Why was she allowed to run her own email server? How could an employee dictate email security policy to IT?

Ready for the answer? Special treatment isn’t reserved only for senior politicians. Personal email workarounds could come back to haunt your organization, too.

Topics: Security, Policy

Industrial Control Systems Under Attack: Secure Browser, Anybody?

Posted by Scott Petry

Jun 28, 2016

Illustration: Blog Post Industrial Control Systems Under Attack - Secure Browser, Anybody?SECURITY, NEWS

The primary threats against Industrial Control Systems (ICS), the computing infrastructure at the heart of utilities and manufacturing plants, come from secret agent style espionage like you see in the movies, right? Wrong.


Remember the “Stuxnet” attack that sent the centrifuges in Iran’s Uranium enrichment plant into a self-destructive spin? In that attack, a USB stick was used to cross the security “air gap” of that unconnected computer, and drop malicious software on the (Windows-based) Siemens control units.

Now, attackers targeting critical infrastructure don’t even need to drop a USB stick in the parking lot. They can simply rely on employees opening a phishing email, or visiting a compromised website. That’s all it takes for a motivated outsider to wreak havoc, steal data or lock down critical ICS processes with ransomware.

Topics: News, Security

Must-Have Features of a Secure Virtual Browser

Posted by Gerd Meissner

Jun 21, 2016

Illustration: Whitepaper Cover - Why a Virtual Browser is Important for Your EnterpriseSECURITY, POLICY

How did the local browser become the “security sinkhole" of today’s enterprise? And, more importantly, what’s the alternative ? How can enterprise IT leaders protect their infrastructure against web-borne threats, without putting productivity at risk by restricting web access?

Topics: News, Security

Smart Nation. Dumb Move.

Posted by Scott Petry

Jun 13, 2016

Image: Singapore SkylineSECURITY, POLICY

Singapore is awesome. Since starting Authentic8, I haven’t been back, but I was lucky enough to visit regularly in previous jobs. The island city-state is known for taking care of business and of its citizens, as well as for its “Smart Nation” technology initiative.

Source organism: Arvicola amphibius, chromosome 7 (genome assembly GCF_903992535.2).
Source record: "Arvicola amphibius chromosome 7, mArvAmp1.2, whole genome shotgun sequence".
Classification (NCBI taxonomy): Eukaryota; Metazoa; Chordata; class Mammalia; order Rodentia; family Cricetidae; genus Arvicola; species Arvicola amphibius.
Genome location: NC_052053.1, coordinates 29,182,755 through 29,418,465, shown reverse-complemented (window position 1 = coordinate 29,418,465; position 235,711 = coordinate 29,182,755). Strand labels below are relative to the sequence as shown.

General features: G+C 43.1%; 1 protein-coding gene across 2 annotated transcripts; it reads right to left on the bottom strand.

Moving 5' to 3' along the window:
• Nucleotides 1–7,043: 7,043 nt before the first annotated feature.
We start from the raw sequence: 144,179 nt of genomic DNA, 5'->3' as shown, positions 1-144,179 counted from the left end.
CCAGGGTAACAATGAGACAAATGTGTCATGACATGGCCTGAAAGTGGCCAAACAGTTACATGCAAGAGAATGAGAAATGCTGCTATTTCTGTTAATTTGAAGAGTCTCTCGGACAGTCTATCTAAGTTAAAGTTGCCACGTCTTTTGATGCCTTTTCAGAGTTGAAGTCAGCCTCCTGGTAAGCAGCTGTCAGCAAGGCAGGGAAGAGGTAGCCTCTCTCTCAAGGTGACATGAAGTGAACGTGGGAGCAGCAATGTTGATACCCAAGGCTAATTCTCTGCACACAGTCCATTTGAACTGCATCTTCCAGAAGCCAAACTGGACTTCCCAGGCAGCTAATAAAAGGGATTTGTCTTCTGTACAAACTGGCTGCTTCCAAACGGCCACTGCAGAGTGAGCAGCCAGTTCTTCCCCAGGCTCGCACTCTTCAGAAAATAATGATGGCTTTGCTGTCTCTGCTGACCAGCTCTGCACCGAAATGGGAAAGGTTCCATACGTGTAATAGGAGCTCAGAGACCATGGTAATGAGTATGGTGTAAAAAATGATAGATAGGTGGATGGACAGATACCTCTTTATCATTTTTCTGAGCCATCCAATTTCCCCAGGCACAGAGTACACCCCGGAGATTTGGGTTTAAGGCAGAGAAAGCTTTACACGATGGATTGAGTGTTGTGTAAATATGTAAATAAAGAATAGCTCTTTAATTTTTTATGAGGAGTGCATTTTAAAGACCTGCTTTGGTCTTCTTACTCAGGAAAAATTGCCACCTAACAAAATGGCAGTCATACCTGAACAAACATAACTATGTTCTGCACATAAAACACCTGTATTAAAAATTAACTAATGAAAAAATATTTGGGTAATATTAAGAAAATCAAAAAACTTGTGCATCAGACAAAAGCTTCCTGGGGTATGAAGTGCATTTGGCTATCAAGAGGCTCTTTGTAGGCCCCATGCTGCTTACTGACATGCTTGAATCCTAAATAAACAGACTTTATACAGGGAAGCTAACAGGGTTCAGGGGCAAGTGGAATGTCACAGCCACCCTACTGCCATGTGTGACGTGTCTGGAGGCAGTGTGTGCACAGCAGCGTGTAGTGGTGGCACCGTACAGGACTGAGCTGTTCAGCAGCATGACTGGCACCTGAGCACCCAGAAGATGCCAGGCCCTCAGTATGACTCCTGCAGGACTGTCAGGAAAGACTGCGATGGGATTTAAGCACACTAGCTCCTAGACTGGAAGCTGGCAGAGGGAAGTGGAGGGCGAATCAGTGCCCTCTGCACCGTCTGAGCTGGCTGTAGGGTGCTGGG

Topics: Security, Policy

How Medical Identity Theft Works, and How it Can Impact You

Posted by Scott Petry

Jun 7, 2016

Image: Patients in Waiting Room with Chart: Indivituals Impacted by Healthcare Data BreachesIDENTITY, SECURITY

The healthcare industry currently tops the target list of cyber criminals, according to IBM’s 2016 Cyber Security Intelligence Index [PDF]. The Sixth Annual Benchmark Study on Privacy & Security of Healthcare Data (Ponemon Institute) reveals that 89 percent of healthcare organizations and 60 percent of their business associates experienced data breaches over the past two years.

Recently, ransomware attacks (incidents where hospital data are encrypted and only released after a ransom is paid) have dominated the headlines. But most data breaches within the healthcare industry involve an even more lucrative target: medical records and related Personal Identifiable Information (PII), like Social Security numbers.

What does this mean for you? Medical identity theft via computer comes at staggering cost to the victims. They have to pay a steep price to get their life back: on average more than $ 13,000, according to one study. To make matters worse, victims can find themselves cut off from their doctors or get misdiagnosed, due to fraud-related errors in their medical records.

How to protect yourself? 

Topics: Identity, Security

Credential Management Fail. Time to Reset.

Posted by Scott Petry

May 17, 2016

Meme: I changed my password...SECURITY

Credential management as we know it is not secure and doesn’t work. How else would we explain that weak, default or stolen passwords were used in roughly 63 percent of data breaches in 2015, as documented in a new comprehensive report?

It is time to take the human factor out of the equation.


The new Verizon Data Breach Investigations Report (DBIR) is out, providing a great amount of detail on 2,260 data breaches in 2015.

Web-based attacks were up 33% in 2015, with financial motives behind 95 percent of them. So what drives this trend?

The report shows that in most attacks, stolen or guessed credentials of legitimate users were entered in order to obtain unauthorized access. Malware, phishing and keyloggers ranked next (each of which is also related to the credential issue).

Topics: Security